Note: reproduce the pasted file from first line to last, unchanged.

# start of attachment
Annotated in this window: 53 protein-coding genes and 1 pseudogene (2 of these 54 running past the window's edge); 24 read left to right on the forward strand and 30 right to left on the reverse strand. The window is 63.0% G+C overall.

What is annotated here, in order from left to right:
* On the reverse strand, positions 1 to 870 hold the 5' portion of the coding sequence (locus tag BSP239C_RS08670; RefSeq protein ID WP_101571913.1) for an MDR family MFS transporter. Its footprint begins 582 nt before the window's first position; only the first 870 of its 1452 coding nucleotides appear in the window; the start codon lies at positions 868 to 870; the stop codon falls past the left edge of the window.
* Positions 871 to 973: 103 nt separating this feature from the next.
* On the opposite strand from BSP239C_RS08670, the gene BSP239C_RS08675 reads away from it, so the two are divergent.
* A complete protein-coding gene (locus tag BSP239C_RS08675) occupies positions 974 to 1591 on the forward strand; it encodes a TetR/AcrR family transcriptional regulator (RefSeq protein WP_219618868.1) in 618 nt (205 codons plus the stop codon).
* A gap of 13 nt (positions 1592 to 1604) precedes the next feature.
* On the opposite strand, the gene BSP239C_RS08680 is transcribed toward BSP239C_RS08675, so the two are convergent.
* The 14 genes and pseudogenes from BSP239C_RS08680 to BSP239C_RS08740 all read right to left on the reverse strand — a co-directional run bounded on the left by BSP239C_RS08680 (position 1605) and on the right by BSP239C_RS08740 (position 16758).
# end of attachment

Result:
Annotated in this window: 53 protein-coding genes and 1 pseudogene (2 of these 54 running past the window's edge); 24 read left to right on the forward strand and 30 right to left on the reverse strand. The window is 63.0% G+C overall.

What is annotated here, in order from left to right:
* On the reverse strand, positions 1 to 870 hold the 5' portion of the coding sequence (locus tag BSP239C_RS08670; RefSeq protein ID WP_101571913.1) for an MDR family MFS transporter. Its footprint begins 582 nt before the window's first position; only the first 870 of its 1452 coding nucleotides appear in the window; the start codon lies at positions 868 to 870; the stop codon falls past the left edge of the window.
* Positions 871 to 973: 103 nt separating this feature from the next.
* On the opposite strand from BSP239C_RS08670, the gene BSP239C_RS08675 reads away from it, so the two are divergent.
* A complete protein-coding gene (locus tag BSP239C_RS08675) occupies positions 974 to 1591 on the forward strand; it encodes a TetR/AcrR family transcriptional regulator (RefSeq protein WP_219618868.1) in 618 nt (205 codons plus the stop codon).
* A gap of 13 nt (positions 1592 to 1604) precedes the next feature.
* On the opposite strand, the gene BSP239C_RS08680 is transcribed toward BSP239C_RS08675, so the two are convergent.
* The 14 genes and pseudogenes from BSP239C_RS08680 to BSP239C_RS08740 all read right to left on the reverse strand — a co-directional run bounded on the left by BSP239C_RS08680 (position 1605) and on the right by BSP239C_RS08740 (position 16758).